I am mainly a cash-game player. Cash games refer to any contest in which roughly 50 percent of the field is paid out, such as head-to-head, double up or 50/50. I try to get a certain volume of head-to-head action every week and then supplement that with other cash games if my head-to-heads aren’t picked up.

Each week, I’ll review my cash-game lineup in this space. Sometimes I’ll lose, but hopefully I’ll win more often. Either way, I’ll post it here and give you my thought process.

LU Review Week 15

This salary cap opened up this week as injuries hit. Leonard Fournette (quad), Damien Williams (shoulder), Jermaine Gresham (illness), Vance McDonald (shoulder) and Chris Hogan (shoulder) all got ruled out, leading to some different options. In fact, there were a fistful of viable RB plays under $5,000 such as Mike Davis, Semaje Perine, Chris Ivory, Latavius Murray and Jay Ajayi.



— Despite all the running back value that opened up, I wasn’t going to battle without Le’Veon Bell in cash this week. Given a realistic carry projection around 25 and a target projection around eight coupled with unique efficiency and a strong matchup, Bell was underpriced even at $9,300. As noted in Leverage, it’s like getting two players in one.

— The easiest play of the week was Kenyan Drake, who has the coveted three-down plus goal-line role we always talk about in this space. The only difference between Drake and some other guys with this kind of role (Todd Gurley, Le’Veon Bell, LeSean McCoy) is price, as Drake was just $5,800. The Bills had sunk to 24th in rush defense DVOA. Most people were aware, as Drake was 74.7-percent owned in the massive $25 single entry double up on DK.



— Given how much deeper the running back position was than all others, I knew early on I’d be playing three of them. I had Mike Davis in for most of the week as the unquestioned feature back in a good home matchup against a weak Rams rush defense. But when Leonard Fournette was ruled out, I was more confident in a positive game script and success for Chris Ivory. I expected the Jags’ defense to overwhelm Houston QB T.J. Yates, leading to a ton of short fields and red zone chances. Ivory also has a similar reception rate as Davis.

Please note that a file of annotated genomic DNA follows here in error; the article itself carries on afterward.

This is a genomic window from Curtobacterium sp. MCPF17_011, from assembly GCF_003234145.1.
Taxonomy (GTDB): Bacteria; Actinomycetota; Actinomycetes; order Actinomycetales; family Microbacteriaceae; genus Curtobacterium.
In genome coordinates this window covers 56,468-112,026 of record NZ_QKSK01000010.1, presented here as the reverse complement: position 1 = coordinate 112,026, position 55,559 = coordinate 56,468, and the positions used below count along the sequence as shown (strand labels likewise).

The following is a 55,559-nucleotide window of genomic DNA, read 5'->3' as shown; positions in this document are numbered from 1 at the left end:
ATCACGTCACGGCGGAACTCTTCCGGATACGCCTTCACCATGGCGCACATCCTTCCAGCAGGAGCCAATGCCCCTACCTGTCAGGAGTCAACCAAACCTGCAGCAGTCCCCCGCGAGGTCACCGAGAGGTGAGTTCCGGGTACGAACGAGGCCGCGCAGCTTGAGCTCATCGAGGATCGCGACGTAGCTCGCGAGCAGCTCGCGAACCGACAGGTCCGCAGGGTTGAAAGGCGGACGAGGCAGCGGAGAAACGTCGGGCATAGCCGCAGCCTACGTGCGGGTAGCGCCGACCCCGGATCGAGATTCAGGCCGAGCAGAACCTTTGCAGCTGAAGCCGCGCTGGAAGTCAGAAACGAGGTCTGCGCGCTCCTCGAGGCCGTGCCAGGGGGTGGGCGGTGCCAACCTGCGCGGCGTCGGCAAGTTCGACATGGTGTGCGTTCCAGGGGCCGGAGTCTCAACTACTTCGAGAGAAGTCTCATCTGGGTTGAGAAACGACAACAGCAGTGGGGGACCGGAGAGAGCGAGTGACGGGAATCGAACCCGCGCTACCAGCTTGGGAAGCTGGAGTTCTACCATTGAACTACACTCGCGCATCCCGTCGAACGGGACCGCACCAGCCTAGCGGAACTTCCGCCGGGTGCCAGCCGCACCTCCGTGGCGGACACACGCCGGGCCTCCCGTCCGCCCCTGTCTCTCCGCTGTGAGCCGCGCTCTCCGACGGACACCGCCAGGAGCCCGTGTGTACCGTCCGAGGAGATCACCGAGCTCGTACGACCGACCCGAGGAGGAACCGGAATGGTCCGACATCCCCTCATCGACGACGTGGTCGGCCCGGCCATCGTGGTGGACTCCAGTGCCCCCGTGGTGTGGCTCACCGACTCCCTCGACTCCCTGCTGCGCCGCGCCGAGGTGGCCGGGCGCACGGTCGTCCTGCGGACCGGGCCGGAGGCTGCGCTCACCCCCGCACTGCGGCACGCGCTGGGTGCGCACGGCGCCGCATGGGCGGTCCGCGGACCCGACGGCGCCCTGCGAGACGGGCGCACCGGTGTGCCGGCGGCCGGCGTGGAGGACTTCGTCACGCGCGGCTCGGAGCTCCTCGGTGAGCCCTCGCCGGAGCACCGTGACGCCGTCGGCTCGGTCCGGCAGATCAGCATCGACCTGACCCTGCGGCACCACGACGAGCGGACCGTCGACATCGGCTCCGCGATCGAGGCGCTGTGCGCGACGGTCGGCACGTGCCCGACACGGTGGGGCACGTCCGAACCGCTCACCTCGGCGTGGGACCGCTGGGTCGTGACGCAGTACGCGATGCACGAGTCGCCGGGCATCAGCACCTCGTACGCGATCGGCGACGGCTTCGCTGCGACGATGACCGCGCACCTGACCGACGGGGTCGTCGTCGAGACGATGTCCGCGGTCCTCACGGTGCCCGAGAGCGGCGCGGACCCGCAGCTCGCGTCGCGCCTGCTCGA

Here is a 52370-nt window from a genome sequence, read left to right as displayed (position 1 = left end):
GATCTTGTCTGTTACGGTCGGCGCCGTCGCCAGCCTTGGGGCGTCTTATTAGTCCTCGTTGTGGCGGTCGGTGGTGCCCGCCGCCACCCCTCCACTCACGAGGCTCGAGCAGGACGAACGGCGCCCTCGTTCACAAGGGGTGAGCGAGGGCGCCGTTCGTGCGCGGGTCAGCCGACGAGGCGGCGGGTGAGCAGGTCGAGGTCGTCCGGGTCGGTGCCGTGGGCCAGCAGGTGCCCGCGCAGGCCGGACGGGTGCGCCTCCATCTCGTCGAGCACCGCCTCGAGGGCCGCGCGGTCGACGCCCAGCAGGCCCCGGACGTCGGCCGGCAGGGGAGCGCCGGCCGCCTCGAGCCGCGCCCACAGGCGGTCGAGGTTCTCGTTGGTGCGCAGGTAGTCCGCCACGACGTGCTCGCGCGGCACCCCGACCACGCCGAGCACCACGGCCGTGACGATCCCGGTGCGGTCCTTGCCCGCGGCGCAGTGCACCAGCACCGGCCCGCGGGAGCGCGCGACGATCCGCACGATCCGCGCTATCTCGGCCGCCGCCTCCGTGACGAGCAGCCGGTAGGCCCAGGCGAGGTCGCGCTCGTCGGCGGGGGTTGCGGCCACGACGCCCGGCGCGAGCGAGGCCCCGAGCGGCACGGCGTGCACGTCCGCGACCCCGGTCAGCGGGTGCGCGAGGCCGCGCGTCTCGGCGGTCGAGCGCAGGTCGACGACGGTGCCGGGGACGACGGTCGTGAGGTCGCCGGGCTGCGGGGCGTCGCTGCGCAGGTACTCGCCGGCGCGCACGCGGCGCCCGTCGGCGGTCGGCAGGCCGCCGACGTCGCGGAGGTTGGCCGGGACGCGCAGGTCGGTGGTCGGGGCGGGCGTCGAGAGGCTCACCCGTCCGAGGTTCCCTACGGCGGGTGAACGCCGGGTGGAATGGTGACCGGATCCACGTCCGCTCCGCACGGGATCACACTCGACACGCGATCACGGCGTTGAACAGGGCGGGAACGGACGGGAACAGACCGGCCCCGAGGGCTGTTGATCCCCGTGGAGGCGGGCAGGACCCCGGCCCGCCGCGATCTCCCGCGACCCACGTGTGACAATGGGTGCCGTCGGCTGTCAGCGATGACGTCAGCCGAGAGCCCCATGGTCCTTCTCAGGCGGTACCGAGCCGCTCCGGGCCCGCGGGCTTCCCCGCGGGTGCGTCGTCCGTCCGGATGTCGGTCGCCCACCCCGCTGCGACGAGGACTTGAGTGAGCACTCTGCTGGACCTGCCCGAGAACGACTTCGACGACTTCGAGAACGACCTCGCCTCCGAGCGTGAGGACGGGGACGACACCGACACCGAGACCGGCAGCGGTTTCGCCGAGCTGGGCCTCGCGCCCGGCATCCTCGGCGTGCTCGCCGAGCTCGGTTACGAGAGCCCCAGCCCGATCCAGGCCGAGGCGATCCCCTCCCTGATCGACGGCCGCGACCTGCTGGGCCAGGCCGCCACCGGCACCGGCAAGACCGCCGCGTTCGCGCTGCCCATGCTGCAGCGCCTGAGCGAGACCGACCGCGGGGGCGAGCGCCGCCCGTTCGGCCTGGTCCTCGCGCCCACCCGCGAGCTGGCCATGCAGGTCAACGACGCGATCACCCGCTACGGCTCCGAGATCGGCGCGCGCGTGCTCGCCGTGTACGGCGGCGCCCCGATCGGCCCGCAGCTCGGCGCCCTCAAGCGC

— I’ve been actively targeting wide receivers against the Panthers for about a month now. Their defense is excellent against the run, excellent against tight ends and excellent against backs out of the backfield. With Aaron Rodgers (collarbone) back, I was comfortable with the explosive Davante Adams at a bit of a discount in this matchup. I preferred him to Jordy Nelson due to major concerns with the veteran’s ability to separate. Even when Aaron Rodgers was healthy earlier this season, Nelson was extremely touchdown-dependent.

— I wanted exposure to Cam Newton in this dreamy matchup against the Packers’ woeful pass defense. I decided to get it through Devin Funchess, the clear-cut No. 1 wideout with a big red zone role since Kelvin Benjamin’s departure. I did have some concerns about Funchess’ floor thanks to an overrated skill set and considered going down to Marquise Goodwin/Jamison Crowder, but prioritized exposure to Carolina’s pass game.

— I didn’t love going below $5,000 at wideout, but I almost had to in order to fit Le’Veon Bell. The two options I considered were Nelson Agholor and Corey Coleman. I ended up on Agholor due to a significantly better matchup against a white-flag-waving Giants defense and a huge role lately. As noted in WR Target Projections and Leverage, Agholor had seen 29 targets over the last three weeks. The slot man also made sense as a quick-hitting, easy option for Carson Wentz’s replacement, Nick Foles.